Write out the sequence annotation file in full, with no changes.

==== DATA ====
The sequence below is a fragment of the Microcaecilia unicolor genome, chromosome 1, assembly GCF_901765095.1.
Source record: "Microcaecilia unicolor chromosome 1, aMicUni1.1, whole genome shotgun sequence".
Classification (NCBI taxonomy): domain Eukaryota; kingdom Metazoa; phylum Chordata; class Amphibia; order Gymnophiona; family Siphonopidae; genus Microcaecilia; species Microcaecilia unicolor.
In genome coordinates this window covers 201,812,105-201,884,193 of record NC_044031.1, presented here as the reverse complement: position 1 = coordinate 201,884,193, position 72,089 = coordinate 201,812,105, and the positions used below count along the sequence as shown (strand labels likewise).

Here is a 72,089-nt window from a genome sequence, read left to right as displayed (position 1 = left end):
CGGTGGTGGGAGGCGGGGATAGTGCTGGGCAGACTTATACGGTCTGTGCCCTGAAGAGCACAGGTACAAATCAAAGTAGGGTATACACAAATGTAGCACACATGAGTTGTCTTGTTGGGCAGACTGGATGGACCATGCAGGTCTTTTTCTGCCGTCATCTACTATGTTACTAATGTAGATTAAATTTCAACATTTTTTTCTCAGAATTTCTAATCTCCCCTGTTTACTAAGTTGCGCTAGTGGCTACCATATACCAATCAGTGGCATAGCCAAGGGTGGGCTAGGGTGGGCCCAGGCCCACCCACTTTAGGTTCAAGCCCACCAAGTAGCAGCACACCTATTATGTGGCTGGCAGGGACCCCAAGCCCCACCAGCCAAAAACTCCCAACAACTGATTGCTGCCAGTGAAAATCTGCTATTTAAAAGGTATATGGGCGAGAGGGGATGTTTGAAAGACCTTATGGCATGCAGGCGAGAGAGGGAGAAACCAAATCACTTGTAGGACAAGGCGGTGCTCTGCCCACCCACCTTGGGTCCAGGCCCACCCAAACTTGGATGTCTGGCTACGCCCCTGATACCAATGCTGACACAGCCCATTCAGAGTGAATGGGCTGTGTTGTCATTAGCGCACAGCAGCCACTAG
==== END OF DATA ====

The sequence below is a fragment of the Microcaecilia unicolor genome, chromosome 1, assembly GCF_901765095.1.
Source record: "Microcaecilia unicolor chromosome 1, aMicUni1.1, whole genome shotgun sequence".
Classification (NCBI taxonomy): domain Eukaryota; kingdom Metazoa; phylum Chordata; class Amphibia; order Gymnophiona; family Siphonopidae; genus Microcaecilia; species Microcaecilia unicolor.
In genome coordinates this window covers 201,812,105-201,884,193 of record NC_044031.1, presented here as the reverse complement: position 1 = coordinate 201,884,193, position 72,089 = coordinate 201,812,105, and the positions used below count along the sequence as shown (strand labels likewise).

Here is a 72,089-nt window from a genome sequence, read left to right as displayed (position 1 = left end):
CGGTGGTGGGAGGCGGGGATAGTGCTGGGCAGACTTATACGGTCTGTGCCCTGAAGAGCACAGGTACAAATCAAAGTAGGGTATACACAAATGTAGCACACATGAGTTGTCTTGTTGGGCAGACTGGATGGACCATGCAGGTCTTTTTCTGCCGTCATCTACTATGTTACTAATGTAGATTAAATTTCAACATTTTTTTCTCAGAATTTCTAATCTCCCCTGTTTACTAAGTTGCGCTAGTGGCTACCATATACCAATCAGTGGCATAGCCAAGGGTGGGCTAGGGTGGGCCCAGGCCCACCCACTTTAGGTTCAAGCCCACCAAGTAGCAGCACACCTATTATGTGGCTGGCAGGGACCCCAAGCCCCACCAGCCAAAAACTCCCAACAACTGATTGCTGCCAGTGAAAATCTGCTATTTAAAAGGTATATGGGCGAGAGGGGATGTTTGAAAGACCTTATGGCATGCAGGCGAGAGAGGGAGAAACCAAATCACTTGTAGGACAAGGCGGTGCTCTGCCCACCCACCTTGGGTCCAGGCCCACCCAAACTTGGATGTCTGGCTACGCCCCTGATACCAATGCTGACACAGCCCATTCAGAGTGAATGGGCTGTGTTGTCATTAGCGCACAGCAGCCACTAG